The Maryland state Senate paid unusual attention yesterday as the Rev. James Kirk, a Presbyterian pastor, opened the day's legislative business with a prayer. Some senators watched with their eyes wide open. Three television news crews rolled tape.

The chamber was waiting to hear whether the minister would utter the name -- Jesus -- that has touched off a minor tizzy in recent days. Three guest preachers have invoked the founder of Christianity in the past week, violating informal Senate rules that the opening prayer be inclusive of all religions.

Unlike some of his predecessors, Kirk toed the line, though he did ask God to watch over the lawmakers and to "give them a sense of humor." Nonetheless, some senators asked Senate President Thomas V. Mike Miller Jr. (D-Prince George's) to consider taking steps to prevent visiting clergy from getting carried away in the future.

Miller told his fellow senators yesterday that he was concerned about the breach of religious protocol but did not see a need to change the Senate's approach to prayers. He said Senate staffers send a three-page set of guidelines in advance to each cleric that includes directions for giving a prayer "in an ecumenical spirit" to avoid offending anyone or singling out a specific religion.

"These are the guidelines that we expect the clergy to adhere to, and 90 percent of the time they are," Miller said. "We do all within our power to ensure that all the religions that are represented here are respected and will continue to be so."

All prayers for the first two weeks of the session have been led by Christians. A rabbi from Olney is schedule to do the honors Feb. 25. Regardless of the cleric's religion, the Senate policy calls for an ecumenical blessing.

The latest episode came Monday night, when the Rev. Reginald Thomas of Greater Gethsemane Missionary Baptist Church in Baltimore ended his prayer with the phrase, "in Jesus's name."

The mention of Jesus bothered some lawmakers, especially because Sen. Leonard H. Teitelbaum (D-Montgomery) had complained about the issue publicly last week and had received assurances that it would not happen again.

Teitelbaum had asked his fellow legislators to remind visiting clergy to be more open-minded after a Laurel preacher invoked Jesus on Thursday and Sen. Larry E. Haines (R-Carroll) did the same thing the day before.

Sen. Sharon M. Grosfeld (D-Montgomery) said yesterday that she thought the Senate needed to take stricter measures. She suggested making attendance for the prayer optional. As it stands now, senators are required to be present because the blessings are spoken after the roll call.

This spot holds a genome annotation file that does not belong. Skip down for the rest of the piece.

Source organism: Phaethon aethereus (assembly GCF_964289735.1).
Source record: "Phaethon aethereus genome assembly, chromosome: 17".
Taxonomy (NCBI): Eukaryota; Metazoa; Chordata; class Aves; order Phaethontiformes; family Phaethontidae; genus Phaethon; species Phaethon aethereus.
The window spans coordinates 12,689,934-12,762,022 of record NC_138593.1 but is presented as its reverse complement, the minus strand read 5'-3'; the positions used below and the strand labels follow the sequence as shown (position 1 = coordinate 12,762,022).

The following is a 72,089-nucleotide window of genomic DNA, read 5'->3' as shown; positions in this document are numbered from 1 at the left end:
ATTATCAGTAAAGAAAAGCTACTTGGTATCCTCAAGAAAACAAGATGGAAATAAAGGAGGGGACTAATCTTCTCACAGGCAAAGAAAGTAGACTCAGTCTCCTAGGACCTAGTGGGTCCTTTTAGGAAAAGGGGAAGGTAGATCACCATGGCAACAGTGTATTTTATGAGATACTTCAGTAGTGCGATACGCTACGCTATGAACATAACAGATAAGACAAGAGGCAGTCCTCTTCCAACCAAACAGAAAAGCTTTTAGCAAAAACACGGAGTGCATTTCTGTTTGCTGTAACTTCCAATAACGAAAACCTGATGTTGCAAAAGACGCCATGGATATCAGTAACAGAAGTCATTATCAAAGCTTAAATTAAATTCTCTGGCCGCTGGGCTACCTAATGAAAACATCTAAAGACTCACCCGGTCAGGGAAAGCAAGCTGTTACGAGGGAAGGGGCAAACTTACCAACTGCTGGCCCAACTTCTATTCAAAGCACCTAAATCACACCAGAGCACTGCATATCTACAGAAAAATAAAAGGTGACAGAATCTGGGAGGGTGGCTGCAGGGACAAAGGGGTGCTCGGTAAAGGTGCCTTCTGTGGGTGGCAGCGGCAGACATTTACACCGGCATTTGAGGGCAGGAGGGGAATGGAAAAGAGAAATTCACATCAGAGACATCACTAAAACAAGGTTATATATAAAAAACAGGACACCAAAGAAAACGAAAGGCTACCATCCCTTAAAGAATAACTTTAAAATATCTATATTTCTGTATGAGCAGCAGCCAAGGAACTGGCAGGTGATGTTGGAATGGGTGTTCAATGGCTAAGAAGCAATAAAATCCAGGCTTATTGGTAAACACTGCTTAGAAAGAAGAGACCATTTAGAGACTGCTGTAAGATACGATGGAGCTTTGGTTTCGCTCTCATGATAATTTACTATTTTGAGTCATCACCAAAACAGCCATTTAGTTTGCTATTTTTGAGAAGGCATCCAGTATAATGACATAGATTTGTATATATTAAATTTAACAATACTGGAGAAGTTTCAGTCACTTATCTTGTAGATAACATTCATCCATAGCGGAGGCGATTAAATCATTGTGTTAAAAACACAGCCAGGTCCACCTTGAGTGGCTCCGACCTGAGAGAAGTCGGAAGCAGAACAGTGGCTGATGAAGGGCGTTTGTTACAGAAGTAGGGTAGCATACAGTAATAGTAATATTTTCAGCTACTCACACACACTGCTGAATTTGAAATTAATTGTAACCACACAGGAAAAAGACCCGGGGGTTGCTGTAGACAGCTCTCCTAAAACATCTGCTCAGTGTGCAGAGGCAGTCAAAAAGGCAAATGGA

Grosfeld also said it was wrong for Miller to suggest that senators needed to be more tolerant of the occasional missteps by clerics, instead of the other way around. "To place the burden on the members, many of whom represent minority religions, is misplacing the obligation for tolerance and respect," she said. "I'm going to keep pursuing this until we do make some serious changes."

Sen. Delores G. Kelley (D-Baltimore) expressed reservations as well. She said some preachers have used the prayer to push political agendas. "It goes beyond religion," she said. Some of the prayers have contained "ideological creeds with a theological underpinning."

Miller asked his colleagues to be patient. He noted that some ministers do not read from a script, so "the prayer that they've been learning since they were 17 just comes out. . . . Things like that are going to happen when you have an open mike."

Some senators of various faiths said they stood behind Miller. Haines said he thought Miller "handled it very well." Last week, however, Haines vowed to keep mentioning Jesus in his public prayers, saying he was merely expressing his personal beliefs.

Sen. Ida G. Ruben (D-Montgomery) was more reserved, saying she wanted to prevent further outbursts but did not see a need to change the current guidelines.

"We have had some of the most beautiful invocations in the past that haven't addressed any specific Lord or God or whatever you want to call it," she said, "and I think it would be a shame if that stopped."